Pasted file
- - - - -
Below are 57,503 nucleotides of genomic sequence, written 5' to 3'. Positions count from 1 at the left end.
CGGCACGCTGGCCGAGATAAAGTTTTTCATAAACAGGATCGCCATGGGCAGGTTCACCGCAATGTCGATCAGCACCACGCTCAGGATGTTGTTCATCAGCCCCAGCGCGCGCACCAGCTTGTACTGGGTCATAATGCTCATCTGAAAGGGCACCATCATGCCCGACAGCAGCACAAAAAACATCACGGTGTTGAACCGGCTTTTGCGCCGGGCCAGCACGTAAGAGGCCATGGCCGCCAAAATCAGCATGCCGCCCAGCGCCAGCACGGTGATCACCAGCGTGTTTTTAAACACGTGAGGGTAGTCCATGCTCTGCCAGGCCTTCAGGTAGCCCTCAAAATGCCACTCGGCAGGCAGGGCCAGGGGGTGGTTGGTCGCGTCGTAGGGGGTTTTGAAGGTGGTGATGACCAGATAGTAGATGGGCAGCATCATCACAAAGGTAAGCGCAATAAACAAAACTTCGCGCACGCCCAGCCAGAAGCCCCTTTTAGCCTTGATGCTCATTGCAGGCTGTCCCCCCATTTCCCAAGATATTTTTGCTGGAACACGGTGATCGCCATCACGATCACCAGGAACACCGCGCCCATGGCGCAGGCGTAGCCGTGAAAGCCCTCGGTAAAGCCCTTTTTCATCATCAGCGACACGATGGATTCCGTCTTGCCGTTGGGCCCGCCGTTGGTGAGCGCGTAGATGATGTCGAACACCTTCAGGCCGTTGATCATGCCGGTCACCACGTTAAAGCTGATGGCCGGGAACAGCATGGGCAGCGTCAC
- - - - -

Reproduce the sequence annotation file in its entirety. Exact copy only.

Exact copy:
Below are 57,503 nucleotides of genomic sequence, written 5' to 3'. Positions count from 1 at the left end.
CGGCACGCTGGCCGAGATAAAGTTTTTCATAAACAGGATCGCCATGGGCAGGTTCACCGCAATGTCGATCAGCACCACGCTCAGGATGTTGTTCATCAGCCCCAGCGCGCGCACCAGCTTGTACTGGGTCATAATGCTCATCTGAAAGGGCACCATCATGCCCGACAGCAGCACAAAAAACATCACGGTGTTGAACCGGCTTTTGCGCCGGGCCAGCACGTAAGAGGCCATGGCCGCCAAAATCAGCATGCCGCCCAGCGCCAGCACGGTGATCACCAGCGTGTTTTTAAACACGTGAGGGTAGTCCATGCTCTGCCAGGCCTTCAGGTAGCCCTCAAAATGCCACTCGGCAGGCAGGGCCAGGGGGTGGTTGGTCGCGTCGTAGGGGGTTTTGAAGGTGGTGATGACCAGATAGTAGATGGGCAGCATCATCACAAAGGTAAGCGCAATAAACAAAACTTCGCGCACGCCCAGCCAGAAGCCCCTTTTAGCCTTGATGCTCATTGCAGGCTGTCCCCCCATTTCCCAAGATATTTTTGCTGGAACACGGTGATCGCCATCACGATCACCAGGAACACCGCGCCCATGGCGCAGGCGTAGCCGTGAAAGCCCTCGGTAAAGCCCTTTTTCATCATCAGCGACACGATGGATTCCGTCTTGCCGTTGGGCCCGCCGTTGGTGAGCGCGTAGATGATGTCGAACACCTTCAGGCCGTTGATCATGCCGGTCACCACGTTAAAGCTGATGGCCGGGAACAGCATGGGCAGCGTCAC